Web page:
Second, we succeeded in bridging the unification formulas of the two sides, which had remained widely divergent. By proposing a "loose form of federation" this time, North Korea has come closer to our call for a confederation of "one people, two systems, two independent governments" as the pre-unification stage. For the first time in the half-century division, the two sides have found a point of convergence on which the process toward unification can be drawn out.
Third, the two sides concurred that the US military presence on the Korean peninsula should continue for stability on the peninsula and Northeast Asia.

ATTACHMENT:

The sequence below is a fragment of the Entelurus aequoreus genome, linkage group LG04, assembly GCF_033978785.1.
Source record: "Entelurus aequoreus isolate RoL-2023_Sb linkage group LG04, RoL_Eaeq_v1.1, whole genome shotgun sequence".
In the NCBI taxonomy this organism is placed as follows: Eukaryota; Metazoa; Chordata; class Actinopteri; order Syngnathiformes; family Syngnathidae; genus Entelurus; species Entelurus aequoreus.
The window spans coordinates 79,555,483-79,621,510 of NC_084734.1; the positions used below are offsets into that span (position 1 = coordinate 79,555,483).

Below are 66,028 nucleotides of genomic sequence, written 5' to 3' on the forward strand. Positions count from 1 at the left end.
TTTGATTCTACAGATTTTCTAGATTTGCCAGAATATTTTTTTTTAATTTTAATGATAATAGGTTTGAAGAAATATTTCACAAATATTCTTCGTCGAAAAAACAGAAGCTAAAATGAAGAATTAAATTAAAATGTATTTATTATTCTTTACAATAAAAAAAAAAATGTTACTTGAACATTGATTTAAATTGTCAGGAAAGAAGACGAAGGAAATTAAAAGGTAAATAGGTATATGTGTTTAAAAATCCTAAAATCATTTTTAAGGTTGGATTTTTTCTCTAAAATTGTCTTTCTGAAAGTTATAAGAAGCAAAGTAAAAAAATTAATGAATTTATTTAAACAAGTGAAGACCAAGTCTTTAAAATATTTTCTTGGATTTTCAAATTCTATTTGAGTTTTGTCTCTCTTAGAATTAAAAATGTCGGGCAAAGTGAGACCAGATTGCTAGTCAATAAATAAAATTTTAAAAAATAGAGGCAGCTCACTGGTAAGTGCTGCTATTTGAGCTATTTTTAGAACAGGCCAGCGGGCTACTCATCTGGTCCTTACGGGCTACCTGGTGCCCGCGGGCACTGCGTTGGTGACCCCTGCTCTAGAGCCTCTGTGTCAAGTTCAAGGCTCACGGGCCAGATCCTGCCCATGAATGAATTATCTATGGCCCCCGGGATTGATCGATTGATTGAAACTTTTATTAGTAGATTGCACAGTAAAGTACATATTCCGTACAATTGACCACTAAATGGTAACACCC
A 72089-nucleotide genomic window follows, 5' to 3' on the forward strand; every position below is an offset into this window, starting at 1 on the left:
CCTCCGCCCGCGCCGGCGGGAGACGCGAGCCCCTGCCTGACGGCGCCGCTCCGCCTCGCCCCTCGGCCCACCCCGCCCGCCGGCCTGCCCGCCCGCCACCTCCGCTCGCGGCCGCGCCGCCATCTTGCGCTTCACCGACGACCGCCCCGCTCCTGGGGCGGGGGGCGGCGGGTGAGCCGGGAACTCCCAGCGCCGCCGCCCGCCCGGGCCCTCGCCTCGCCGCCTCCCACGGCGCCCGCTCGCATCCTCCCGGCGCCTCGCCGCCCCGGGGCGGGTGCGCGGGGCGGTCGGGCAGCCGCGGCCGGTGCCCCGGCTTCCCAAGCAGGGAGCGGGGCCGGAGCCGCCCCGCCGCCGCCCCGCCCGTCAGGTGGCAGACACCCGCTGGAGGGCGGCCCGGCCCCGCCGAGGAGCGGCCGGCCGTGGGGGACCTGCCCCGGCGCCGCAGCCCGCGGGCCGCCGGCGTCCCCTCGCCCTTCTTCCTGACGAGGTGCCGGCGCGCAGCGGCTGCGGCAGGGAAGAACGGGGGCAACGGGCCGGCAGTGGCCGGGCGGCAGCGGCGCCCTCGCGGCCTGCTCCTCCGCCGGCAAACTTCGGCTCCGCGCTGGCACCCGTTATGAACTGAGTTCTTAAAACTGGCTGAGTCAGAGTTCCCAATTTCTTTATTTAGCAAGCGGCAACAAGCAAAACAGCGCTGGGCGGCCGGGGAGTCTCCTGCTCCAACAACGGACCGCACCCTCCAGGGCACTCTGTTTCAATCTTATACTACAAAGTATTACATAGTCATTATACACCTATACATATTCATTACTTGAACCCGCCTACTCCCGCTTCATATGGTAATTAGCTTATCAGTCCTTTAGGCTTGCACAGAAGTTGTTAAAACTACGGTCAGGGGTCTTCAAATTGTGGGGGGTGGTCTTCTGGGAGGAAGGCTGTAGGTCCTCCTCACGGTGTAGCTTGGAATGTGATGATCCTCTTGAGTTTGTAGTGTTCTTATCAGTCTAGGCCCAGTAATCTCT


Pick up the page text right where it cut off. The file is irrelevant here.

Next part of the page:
During the past 50 years, North Korea had made the withdrawal of the US troops from the Korean peninsula its primary point of contention. I said to Chairman Kim: "The Korean peninsula is surrounded by the four powers of the United States, Japan, China and Russia. Given the unique geopolitical location not to be found any other time or place, the continued US military presence on the Korean peninsula is indispensable to our security and peace, not just for now but even after unification. Look at Europe. NATO had been created and American troops stationed in Europe so as to deter the Soviet Union and the East European bloc. But, now, after the fall of the communist bloc, NATO and US troops are still there in Europe, because they continue to be needed for peace and stability in Europe."